*this information covers Victorian workplaces, make sure you seek information relevant to your state.

Cracking the code on hiring and interviewing

Hiring for centres or even looking for a new role can be a really challenging task. 

That’s why we reached out to Gina Rosenberg who, along with her husband Sam has owned and operated childcare centres for over 20 years. Check out the tips below.

First a little background:

Working with children has been a lifelong passion for Gina. 

She believes the key is to really “see“ the child and what it is that the child needs to learn, grow and feel good about themselves. 

We want them to become incredible contributors to themselves, their family, their community and the wider world, and It’s the people that surround them that guide their future

The Resume

It’s your very first introduction so be sure to provide a great resume. Include details on the following specific topics to really help supercharge that first impression. 

  • Qualifications 

  • Work experience 

  • Extra curricular / hobbies

  • Career Goals.  

  • Learning philosophies 

  • References 


Pre Interview

Brush up on your theories of child pedagogy, the EYLF, outcomes for children, belonging, becoming and being, as well as the regulations.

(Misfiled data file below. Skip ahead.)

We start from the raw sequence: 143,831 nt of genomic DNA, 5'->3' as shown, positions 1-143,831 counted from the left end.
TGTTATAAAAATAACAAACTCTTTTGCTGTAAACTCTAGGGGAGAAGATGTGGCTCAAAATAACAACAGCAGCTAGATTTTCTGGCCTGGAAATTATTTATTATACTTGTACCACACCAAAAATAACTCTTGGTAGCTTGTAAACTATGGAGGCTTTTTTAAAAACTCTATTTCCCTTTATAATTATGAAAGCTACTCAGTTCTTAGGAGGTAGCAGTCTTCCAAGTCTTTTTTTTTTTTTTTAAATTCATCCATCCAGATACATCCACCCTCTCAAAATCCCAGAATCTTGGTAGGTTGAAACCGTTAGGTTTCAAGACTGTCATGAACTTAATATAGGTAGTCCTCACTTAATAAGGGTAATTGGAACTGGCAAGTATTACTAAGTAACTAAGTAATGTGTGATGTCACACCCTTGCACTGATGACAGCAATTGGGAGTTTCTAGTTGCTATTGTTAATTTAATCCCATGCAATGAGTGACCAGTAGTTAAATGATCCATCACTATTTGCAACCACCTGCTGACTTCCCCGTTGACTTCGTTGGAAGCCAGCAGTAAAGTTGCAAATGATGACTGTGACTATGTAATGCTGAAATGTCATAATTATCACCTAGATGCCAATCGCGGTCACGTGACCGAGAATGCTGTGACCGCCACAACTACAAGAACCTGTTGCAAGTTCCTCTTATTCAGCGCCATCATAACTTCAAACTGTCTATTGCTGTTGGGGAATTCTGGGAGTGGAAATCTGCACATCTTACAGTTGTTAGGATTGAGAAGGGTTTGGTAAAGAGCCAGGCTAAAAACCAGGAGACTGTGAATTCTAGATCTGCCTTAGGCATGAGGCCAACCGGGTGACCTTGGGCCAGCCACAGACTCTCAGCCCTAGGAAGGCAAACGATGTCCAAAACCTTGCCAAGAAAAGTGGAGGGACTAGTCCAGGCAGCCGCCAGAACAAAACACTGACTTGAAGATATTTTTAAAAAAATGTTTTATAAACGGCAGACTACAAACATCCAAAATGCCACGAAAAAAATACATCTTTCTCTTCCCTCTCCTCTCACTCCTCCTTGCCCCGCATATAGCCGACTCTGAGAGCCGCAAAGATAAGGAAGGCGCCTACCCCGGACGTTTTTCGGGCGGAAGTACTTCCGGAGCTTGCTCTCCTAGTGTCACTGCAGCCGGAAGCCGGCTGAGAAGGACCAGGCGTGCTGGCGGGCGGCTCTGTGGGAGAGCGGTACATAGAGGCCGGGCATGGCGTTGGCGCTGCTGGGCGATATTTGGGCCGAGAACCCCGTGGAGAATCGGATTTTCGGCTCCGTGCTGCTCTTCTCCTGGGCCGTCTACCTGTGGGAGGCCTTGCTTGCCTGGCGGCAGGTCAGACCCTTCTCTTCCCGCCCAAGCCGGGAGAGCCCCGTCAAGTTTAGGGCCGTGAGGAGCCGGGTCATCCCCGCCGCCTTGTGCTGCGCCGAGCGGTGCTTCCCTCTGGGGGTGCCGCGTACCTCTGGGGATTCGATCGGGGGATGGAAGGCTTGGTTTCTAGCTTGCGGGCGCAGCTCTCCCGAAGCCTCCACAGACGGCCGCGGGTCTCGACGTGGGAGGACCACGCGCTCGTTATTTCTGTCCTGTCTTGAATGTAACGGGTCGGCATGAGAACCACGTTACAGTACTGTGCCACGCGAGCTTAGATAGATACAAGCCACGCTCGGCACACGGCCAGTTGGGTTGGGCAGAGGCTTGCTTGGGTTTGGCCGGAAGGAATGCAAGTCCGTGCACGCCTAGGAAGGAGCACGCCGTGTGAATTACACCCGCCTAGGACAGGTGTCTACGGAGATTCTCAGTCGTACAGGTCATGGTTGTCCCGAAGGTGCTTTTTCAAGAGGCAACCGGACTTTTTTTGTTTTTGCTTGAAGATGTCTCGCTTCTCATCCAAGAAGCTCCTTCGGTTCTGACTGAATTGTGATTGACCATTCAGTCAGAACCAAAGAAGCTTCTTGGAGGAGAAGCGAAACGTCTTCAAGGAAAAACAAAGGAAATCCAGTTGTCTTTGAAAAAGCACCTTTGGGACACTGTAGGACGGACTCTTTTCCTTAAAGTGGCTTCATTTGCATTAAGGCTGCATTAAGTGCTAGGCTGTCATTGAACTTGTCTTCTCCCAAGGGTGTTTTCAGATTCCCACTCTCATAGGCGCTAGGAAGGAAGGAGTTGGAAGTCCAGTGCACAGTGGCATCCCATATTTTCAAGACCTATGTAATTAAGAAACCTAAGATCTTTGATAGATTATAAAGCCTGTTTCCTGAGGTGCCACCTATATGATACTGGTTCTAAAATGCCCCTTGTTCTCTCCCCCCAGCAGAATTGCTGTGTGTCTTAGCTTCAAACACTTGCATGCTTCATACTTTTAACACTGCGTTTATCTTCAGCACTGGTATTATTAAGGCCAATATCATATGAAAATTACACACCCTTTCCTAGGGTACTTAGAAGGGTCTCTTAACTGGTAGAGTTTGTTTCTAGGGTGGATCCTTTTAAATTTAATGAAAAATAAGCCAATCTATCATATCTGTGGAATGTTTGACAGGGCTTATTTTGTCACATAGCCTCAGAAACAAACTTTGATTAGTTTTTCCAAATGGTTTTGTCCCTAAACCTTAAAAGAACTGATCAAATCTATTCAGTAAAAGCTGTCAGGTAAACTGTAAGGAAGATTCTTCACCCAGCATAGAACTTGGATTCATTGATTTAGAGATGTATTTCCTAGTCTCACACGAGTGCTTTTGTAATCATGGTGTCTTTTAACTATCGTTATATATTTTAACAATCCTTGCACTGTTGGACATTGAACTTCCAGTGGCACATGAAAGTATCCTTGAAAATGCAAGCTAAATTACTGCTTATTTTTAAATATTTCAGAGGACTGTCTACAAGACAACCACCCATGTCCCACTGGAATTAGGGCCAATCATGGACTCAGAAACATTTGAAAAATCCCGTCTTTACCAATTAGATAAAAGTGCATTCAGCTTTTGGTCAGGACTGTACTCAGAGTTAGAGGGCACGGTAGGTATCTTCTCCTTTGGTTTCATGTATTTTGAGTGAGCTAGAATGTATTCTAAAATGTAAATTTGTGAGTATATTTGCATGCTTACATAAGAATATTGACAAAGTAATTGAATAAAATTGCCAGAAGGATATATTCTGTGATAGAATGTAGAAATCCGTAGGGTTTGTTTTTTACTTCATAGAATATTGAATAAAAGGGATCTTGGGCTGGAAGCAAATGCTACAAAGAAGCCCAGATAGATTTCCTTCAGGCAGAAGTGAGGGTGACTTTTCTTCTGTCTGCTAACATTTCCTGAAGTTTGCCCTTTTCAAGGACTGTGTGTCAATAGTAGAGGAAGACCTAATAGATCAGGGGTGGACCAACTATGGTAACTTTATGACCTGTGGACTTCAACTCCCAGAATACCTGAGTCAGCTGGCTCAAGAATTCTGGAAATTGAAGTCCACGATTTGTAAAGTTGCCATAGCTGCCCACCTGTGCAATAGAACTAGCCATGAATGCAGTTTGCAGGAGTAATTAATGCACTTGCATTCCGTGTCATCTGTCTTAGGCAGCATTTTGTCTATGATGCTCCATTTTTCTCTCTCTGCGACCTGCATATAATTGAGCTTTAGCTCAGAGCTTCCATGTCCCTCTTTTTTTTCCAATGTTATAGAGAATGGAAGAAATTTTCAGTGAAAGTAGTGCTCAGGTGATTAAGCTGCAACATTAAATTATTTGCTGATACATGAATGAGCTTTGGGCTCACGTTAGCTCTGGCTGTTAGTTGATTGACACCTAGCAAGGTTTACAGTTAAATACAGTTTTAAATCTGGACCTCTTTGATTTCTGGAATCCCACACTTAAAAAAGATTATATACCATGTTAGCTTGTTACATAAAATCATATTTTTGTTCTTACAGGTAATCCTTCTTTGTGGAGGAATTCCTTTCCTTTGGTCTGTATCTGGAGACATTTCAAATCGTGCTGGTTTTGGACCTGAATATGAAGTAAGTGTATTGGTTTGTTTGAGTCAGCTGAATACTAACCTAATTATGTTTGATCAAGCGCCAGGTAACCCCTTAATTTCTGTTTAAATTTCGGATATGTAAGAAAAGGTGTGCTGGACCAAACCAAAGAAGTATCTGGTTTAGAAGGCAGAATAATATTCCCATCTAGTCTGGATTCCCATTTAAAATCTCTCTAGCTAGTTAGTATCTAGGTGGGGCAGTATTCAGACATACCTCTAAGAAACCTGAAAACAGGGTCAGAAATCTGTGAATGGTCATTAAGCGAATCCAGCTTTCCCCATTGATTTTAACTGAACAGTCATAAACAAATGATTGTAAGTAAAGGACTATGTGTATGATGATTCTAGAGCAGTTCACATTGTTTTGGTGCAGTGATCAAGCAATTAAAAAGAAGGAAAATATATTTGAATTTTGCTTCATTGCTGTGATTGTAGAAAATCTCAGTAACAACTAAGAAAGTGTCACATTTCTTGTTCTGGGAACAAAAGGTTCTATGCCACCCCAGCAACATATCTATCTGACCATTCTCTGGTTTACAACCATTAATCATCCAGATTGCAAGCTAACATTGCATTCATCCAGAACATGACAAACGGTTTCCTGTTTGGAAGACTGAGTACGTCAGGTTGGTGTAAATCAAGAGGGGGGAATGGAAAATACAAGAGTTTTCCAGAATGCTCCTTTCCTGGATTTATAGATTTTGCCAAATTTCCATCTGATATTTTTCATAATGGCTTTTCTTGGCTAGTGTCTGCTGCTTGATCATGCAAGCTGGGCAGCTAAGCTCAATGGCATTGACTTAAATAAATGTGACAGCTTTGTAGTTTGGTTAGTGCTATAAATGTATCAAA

Do research on the centre, learn what’s important to them. It’s very important to show the interviewer that you share the same visions and goals. 

At the Interview

Ensure you are a little early so you’re ready to go at your appointed time.

Key areas of interest:

  • A great attitude to teamwork 

  • A sense of happiness 

  • A willingness to work hard 

  • A drive to continue to learn 

Bring with you :

  • Certificates for any courses completed

  • Police check

  • First aid certificates 

  • Examples of planning or documentation if you have these

The key areas that are always touched on: 

  • Early Childhood Knowledge 

  • Working as a team 

  • Organisational and interpersonal skills 

  • Experience 

  • Flexibility and creativity

Examples of questions that might be asked: 

  • How would you set up a room?

  • How would you supervise a room?

  • When running group time what do you like to do?

  • How do you approach indoor /outdoor play? 

  • How do you deal with a challenging child? 

  • Tell me about relationships with families and what you see as important?

  • What are your philosophies about children and how they learn?

One moment that has truly stuck with Gina:

“When we opened our first Early Learning Centre in 1996 on our final inspection by the health department, the Inspectors final words to me were,